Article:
Thesis

Hummingbird choices at artificial flowers made to resemble ornithophiles versus melittophiles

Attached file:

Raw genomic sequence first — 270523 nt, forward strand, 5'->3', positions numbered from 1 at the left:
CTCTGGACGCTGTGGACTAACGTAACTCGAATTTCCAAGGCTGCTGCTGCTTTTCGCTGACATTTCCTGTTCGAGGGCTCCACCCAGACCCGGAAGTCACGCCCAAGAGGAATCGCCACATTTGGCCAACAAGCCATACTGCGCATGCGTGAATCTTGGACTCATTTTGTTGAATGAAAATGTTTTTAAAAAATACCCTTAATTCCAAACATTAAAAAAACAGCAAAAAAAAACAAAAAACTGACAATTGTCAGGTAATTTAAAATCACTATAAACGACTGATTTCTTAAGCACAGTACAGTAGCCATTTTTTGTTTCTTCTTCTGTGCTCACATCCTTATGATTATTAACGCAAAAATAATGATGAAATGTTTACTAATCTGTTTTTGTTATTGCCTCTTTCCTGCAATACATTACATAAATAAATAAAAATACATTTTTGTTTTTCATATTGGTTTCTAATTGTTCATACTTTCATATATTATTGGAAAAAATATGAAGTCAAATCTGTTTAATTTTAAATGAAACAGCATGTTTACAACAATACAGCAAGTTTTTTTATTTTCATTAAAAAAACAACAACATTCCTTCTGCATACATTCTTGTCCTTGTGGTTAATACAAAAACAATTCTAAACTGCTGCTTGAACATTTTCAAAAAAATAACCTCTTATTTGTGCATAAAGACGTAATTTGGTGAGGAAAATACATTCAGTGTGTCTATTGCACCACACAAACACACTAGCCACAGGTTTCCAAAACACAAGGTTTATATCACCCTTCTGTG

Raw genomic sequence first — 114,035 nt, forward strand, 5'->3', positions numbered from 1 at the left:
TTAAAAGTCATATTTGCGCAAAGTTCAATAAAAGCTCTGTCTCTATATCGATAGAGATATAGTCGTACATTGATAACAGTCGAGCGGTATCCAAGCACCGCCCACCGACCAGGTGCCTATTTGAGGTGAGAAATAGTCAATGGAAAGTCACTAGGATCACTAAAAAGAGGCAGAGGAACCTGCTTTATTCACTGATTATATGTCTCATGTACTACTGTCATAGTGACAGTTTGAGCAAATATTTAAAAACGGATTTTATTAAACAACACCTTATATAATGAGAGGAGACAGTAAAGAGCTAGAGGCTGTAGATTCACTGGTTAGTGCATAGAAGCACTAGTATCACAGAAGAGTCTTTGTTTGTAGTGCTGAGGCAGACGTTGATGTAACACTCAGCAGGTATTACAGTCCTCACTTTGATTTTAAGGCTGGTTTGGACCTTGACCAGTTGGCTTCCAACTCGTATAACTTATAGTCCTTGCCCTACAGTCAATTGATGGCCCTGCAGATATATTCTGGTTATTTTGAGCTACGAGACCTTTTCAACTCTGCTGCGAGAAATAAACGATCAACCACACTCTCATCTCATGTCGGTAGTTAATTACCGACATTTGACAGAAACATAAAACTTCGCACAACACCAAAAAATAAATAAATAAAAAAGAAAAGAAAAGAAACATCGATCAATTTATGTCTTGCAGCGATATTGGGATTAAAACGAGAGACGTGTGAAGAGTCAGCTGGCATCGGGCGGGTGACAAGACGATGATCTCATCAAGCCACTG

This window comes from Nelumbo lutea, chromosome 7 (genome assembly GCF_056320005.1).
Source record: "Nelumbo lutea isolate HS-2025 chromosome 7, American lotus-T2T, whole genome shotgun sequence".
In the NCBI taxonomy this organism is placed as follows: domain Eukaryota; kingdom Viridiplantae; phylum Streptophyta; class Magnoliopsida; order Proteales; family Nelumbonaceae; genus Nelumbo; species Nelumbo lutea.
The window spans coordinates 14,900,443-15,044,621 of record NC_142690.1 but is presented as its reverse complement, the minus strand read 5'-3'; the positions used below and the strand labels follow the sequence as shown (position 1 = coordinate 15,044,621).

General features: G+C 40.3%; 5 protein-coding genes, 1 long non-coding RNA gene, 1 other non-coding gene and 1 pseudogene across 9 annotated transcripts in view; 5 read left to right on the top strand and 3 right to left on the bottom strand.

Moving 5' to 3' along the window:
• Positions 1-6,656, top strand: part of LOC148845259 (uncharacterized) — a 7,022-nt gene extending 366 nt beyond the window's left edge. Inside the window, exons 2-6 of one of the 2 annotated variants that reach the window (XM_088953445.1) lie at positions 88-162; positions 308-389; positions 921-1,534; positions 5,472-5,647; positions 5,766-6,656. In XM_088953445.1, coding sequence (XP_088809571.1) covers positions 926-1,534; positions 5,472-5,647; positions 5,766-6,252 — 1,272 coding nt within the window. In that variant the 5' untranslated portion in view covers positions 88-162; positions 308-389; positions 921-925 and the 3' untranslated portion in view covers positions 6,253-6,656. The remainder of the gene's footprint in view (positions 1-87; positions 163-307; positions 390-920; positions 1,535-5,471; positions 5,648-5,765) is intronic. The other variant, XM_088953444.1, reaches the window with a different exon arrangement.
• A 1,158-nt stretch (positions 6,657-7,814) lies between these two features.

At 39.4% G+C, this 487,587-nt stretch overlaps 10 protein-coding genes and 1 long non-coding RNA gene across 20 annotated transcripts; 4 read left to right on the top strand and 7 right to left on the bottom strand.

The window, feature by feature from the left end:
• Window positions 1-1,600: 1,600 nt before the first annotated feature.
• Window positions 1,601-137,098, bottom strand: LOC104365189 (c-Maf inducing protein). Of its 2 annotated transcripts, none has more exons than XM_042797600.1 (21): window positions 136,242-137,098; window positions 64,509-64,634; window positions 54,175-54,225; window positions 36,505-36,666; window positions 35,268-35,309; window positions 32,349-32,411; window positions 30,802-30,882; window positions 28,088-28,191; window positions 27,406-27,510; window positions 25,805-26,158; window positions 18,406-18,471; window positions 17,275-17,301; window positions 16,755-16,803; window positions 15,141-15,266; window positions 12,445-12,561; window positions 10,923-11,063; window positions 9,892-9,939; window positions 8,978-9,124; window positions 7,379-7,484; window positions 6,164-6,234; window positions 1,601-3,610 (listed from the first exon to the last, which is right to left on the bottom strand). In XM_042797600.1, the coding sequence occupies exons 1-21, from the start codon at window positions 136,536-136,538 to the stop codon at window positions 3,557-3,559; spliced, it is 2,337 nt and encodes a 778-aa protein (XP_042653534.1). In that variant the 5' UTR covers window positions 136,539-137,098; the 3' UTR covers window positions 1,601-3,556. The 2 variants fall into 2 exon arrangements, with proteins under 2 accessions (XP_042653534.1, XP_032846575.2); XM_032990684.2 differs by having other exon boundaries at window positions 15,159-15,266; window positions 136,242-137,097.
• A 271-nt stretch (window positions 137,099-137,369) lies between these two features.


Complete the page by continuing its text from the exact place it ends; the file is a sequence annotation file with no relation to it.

Certain floral characteristics are associated with specific pollinators. Hummingbird-pollinated flowers are usually red, lack a landing platform, lack color patterns on the perianth, and contain a high amount of dilute sucrose-rich nectar compared to bee-pollinated flowers. The goal of this study was to test hypotheses concerning the reasons for these characters to the extent that they involve hummingbird behaviors. An array was set up that contained 16 artificial inflorescences, each with five artificial flowers. In Experiment 1, flowers were made that differed only in color, and birds showed very little preference, slightly preferring red over other colors. In Experiment 2, color was made to be associated with nectar offerings, and birds learned to visit flowers of the color that provided much more nectar (6 versus 2 μL but not 4 versus 2 μL), but generally 2 μL was above the threshold for inclusion in the diet. In Experiment 3, birds were offered bird-nectar (8 μL of 12% sucrose) versus bee-nectar (2 μL of 48% hexose), and birds did not prefer the nectars that were similar to natural bird-adapted flowers even though they could extract bird nectar with less handling time. In Experiment 4, birds were offered flowers with and without landing platforms, and birds preferred flowers that lacked landing platforms, which saved them time. In Experiment 5, birds were offered flowers that were patterned or not, associated with differing nectar volumes, and birds did not associate the higher nectar reward with either flower type. In general, the preferences of birds fall far short of explaining the natural phenomenon of bird- versus bee-pollination syndromes. Other factors, such as adaptation to discourage bees, are discussed as additional causes of the differences between the syndromes. Furthermore, I delve into the possibility that bird behaviors may be based on their drive to sample new and different flowers, i.e., flowers unlike those that are optimally rewarding.

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